The word education often brings to mind memories of high school and college, or perhaps a professional degree, such as medical or law school. For me, my time in graduate school at Boston College studying finance from 2008 to 2009 comes to mind. This is a bit of an understatement, but that was an interesting time to study capital markets!
Our office is in a college town: Ann Arbor, Michigan. Folks around here talk about the school quite a bit. Conversation often revolves around some type of sportsball, especially here at Exchange Capital where we have staff from both sides of a particular Michigan rivalry. While it’s fun that we have a diversity of alma maters, I like to point out that we also have a range of topical study in our history.
- Among our team of Advisors, Kevin and Joe studied topics that you might expect from professionals in our business, like Accounting and Marketing. Meanwhile, Mike pursued interdisciplinary studies divided between the College of Literature, Science & Arts, the Ross Business School, and the School of Natural Resources, showing early that he is an undecided overachiever.
- People often assume that our investment team studied Finance in college, but we majored in Architecture, Mathematics, and Engineering, respectively. The three of us have forgotten more equations than most people ever learn.
- Others in our office studied Advertising, International Studies & Spanish, Sport Management, and Theatre.
A diverse group, indeed! In our office, though, we don't speak much about what we learned long ago, and talk all the time about what we are learning now. This is because our industry is always evolving:
- Markets are constantly moving and the facts of the subject change
- New market tools are being invented every day, some helpful, others not
- We learn more about the human condition, which is a significant driver of markets
- Human behavior changes with new knowledge about all these things
There is always something to learn! As a group, we read a lot, watch seminars, bounce ideas off our peers, write blogs like these, take questions from clients and reporters, research answers, and on, and on.
Some of our learning leans on third-party accreditation organizations to focus on particular areas of investing and financial planning. We believe that the investment educational leadership of the Chartered Financial Analyst Institute and the financial planning educational leadership of the Certified Financial Planner Board are particularly important for professionals early in their careers.
In fact, we are celebrating this year as Olivia earned her CFA charter and Joe earned his CFP® certificate! They each engaged in hundreds of hours of study over the course of years, confirmed with hours of testing before they earned the right to use these cryptic letters after their names. We are very proud of them both, and encourage others in our firm to follow in their footsteps.
It doesn’t stop there. Everyone in our office regularly engages in continuing education of one type or another. This year alone:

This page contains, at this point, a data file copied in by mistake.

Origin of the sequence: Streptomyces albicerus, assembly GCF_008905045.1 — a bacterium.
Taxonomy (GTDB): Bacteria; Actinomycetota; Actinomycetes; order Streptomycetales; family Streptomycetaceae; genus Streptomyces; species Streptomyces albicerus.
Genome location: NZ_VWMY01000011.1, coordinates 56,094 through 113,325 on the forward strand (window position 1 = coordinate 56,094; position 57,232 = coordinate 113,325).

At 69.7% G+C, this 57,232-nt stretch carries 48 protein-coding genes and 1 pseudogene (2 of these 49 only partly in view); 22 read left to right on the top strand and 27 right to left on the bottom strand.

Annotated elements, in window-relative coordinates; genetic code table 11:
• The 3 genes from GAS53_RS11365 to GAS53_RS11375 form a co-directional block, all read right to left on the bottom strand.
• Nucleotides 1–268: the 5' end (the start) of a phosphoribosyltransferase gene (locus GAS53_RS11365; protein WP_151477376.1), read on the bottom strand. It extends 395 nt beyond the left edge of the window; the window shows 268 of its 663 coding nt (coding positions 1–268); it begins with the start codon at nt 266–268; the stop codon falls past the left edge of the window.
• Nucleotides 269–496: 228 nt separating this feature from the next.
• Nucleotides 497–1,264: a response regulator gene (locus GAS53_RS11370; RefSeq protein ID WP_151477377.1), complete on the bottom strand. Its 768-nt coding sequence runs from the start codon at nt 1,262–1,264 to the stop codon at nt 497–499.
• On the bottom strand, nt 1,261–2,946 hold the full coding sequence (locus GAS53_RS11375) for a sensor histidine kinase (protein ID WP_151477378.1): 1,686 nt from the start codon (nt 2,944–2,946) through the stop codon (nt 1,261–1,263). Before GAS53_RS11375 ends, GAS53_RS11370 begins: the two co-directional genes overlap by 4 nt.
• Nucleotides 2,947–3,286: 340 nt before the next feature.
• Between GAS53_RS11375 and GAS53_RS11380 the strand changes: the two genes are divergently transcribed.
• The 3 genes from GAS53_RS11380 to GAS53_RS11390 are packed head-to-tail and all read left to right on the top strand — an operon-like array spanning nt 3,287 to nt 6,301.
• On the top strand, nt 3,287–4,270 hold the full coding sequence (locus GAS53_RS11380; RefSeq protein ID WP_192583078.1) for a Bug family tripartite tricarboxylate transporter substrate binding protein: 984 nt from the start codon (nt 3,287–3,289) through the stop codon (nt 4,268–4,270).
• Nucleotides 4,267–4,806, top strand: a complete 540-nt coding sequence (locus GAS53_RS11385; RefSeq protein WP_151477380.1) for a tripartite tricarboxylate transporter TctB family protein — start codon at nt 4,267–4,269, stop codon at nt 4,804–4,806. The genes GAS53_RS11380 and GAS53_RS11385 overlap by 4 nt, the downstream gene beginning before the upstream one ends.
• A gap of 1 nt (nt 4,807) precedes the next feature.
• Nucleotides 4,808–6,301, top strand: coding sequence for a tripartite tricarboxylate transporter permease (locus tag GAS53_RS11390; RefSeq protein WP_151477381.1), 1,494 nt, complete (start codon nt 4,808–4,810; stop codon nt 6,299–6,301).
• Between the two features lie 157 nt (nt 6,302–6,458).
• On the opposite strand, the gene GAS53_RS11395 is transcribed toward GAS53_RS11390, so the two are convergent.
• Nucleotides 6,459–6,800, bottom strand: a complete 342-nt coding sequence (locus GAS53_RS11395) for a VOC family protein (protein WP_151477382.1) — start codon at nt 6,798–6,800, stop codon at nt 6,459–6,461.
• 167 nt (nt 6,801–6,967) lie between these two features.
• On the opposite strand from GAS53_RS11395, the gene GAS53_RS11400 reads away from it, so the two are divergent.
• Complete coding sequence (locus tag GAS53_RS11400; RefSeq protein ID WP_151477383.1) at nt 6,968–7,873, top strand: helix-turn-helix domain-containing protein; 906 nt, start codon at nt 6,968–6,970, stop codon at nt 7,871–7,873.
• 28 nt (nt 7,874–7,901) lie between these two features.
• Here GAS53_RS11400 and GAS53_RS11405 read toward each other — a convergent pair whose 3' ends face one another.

- A group of us went to a conference to learn about recent trends in financial planning, asset management, industry technology, and get updates from various vendors that we use in our business
- I recently completed a two-year-long professional development program that focuses on the operational and people management of businesses like ours
- Joe goes to regular meetings with a group here in Washtenaw County that focuses on keeping up-to-date on estate, tax, and financial planning topics
- We are all going through a training program, led by Julia and Danny in Marketing, that focuses on educating and delighting our customers
- I went to a conference that focused on alternative investments to stay up to date on developments in that corner of our industry
- I regularly go to events hosted by the CFA Society Detroit, often joined by Matt and other colleagues
- Olivia has become active in the CFA Society Minnesota since she moved to Minneapolis, going to their events and joining their Toastmasters group
- Everyone in our office engages in regular online training about cyber security and compliance
- Joe is involved in both the Financial Planning Association and the National Association of Personal Financial Advisors
- Olivia and I went to a conference this month to speak in person with independent stock analysts whose research we regularly read
- Matt is a CFA Level II Candidate, and therefore is the most miserable person in the office, as he studies for what is considered by many to be the hardest of the three CFA exams
Most of this doesn't lead to more letters at the ends of our names, but these efforts are invaluable for our ongoing pursuit of excellence in our field.
We should always remember to celebrate the achievement of attaining new knowledge, both large and small. Some achievements are large enough that they should be memorialized. So, while you MSU fans might remember with glee the football game in October 2017, where your team managed an upset victory over UofM, my alma mater was gaining another Nobel Prize winning alum that weekend for his work in Behavioral Economics. Just sayin’.
Andrew Stewart, CFA, CAIA is Chief Investment Strategist at Exchange Capital Management, a fee-only, fiduciary financial planning firm. The opinions expressed in this article are his own.